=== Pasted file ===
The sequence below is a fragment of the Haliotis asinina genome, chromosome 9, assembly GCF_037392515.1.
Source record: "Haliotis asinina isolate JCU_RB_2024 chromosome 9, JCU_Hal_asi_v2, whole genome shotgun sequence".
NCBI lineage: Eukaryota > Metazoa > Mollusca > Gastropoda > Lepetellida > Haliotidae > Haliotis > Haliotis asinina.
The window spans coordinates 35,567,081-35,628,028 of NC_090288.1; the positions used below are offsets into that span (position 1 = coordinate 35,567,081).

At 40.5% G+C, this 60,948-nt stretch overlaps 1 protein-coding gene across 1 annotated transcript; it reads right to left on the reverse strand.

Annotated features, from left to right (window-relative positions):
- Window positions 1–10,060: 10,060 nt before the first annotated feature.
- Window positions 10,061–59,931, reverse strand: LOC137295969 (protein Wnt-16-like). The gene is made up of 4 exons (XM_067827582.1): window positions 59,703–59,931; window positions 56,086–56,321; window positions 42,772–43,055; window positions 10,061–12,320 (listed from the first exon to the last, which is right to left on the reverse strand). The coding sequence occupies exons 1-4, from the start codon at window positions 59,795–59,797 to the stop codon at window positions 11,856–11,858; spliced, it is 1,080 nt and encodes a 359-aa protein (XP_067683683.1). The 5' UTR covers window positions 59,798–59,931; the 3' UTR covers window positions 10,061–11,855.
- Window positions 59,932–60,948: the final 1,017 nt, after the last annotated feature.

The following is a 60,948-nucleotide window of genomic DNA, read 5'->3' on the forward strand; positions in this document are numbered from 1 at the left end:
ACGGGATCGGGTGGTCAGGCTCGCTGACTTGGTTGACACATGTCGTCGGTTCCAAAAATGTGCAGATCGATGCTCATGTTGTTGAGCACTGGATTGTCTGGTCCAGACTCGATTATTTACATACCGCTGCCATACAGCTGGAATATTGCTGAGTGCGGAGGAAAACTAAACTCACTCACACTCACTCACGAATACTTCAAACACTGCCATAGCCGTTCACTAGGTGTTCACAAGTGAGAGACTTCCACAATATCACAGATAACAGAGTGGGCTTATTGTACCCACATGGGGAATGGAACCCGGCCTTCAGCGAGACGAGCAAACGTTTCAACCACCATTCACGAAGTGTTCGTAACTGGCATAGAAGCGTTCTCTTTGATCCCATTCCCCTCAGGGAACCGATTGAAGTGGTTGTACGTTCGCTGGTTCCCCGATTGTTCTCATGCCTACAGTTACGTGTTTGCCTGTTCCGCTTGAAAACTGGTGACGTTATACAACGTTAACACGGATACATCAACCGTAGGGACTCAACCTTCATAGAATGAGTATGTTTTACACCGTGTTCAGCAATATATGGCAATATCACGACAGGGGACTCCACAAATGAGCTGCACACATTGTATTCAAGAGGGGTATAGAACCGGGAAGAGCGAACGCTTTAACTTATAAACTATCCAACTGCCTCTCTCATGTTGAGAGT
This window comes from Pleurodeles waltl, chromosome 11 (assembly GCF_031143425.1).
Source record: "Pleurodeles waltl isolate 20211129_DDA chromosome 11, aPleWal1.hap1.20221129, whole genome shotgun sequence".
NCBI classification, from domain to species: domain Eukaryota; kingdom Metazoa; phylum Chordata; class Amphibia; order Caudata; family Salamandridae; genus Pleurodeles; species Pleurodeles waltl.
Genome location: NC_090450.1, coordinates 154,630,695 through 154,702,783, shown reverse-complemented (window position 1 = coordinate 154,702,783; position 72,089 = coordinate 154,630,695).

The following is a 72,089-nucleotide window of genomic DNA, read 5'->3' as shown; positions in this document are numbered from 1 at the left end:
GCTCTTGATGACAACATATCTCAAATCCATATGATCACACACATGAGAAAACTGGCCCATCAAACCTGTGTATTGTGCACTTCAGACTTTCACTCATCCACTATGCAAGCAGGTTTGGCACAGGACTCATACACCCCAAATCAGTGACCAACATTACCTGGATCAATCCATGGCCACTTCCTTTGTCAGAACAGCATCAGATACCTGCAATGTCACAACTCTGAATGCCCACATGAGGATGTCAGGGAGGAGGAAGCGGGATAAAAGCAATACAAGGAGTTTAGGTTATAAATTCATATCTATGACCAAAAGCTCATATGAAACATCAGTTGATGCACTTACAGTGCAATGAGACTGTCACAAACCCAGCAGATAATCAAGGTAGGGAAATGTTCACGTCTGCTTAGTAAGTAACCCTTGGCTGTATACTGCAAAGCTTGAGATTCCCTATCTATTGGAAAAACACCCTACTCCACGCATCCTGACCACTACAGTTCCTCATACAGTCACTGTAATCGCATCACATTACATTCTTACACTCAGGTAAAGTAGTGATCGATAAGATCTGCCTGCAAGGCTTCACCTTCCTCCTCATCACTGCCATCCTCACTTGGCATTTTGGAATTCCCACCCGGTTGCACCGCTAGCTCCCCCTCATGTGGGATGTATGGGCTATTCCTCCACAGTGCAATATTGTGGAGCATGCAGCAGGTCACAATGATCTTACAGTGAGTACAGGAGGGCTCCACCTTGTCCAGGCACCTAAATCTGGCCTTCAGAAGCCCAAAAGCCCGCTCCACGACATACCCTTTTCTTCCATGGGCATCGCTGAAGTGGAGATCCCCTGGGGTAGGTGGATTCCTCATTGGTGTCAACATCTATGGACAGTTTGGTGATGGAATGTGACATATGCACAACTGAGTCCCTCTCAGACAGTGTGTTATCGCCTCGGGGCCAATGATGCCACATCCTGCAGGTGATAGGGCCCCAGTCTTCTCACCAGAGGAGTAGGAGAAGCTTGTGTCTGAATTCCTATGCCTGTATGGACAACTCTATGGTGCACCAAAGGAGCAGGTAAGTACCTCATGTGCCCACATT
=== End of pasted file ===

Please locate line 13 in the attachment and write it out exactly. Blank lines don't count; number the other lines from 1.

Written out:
Source record: "Pleurodeles waltl isolate 20211129_DDA chromosome 11, aPleWal1.hap1.20221129, whole genome shotgun sequence".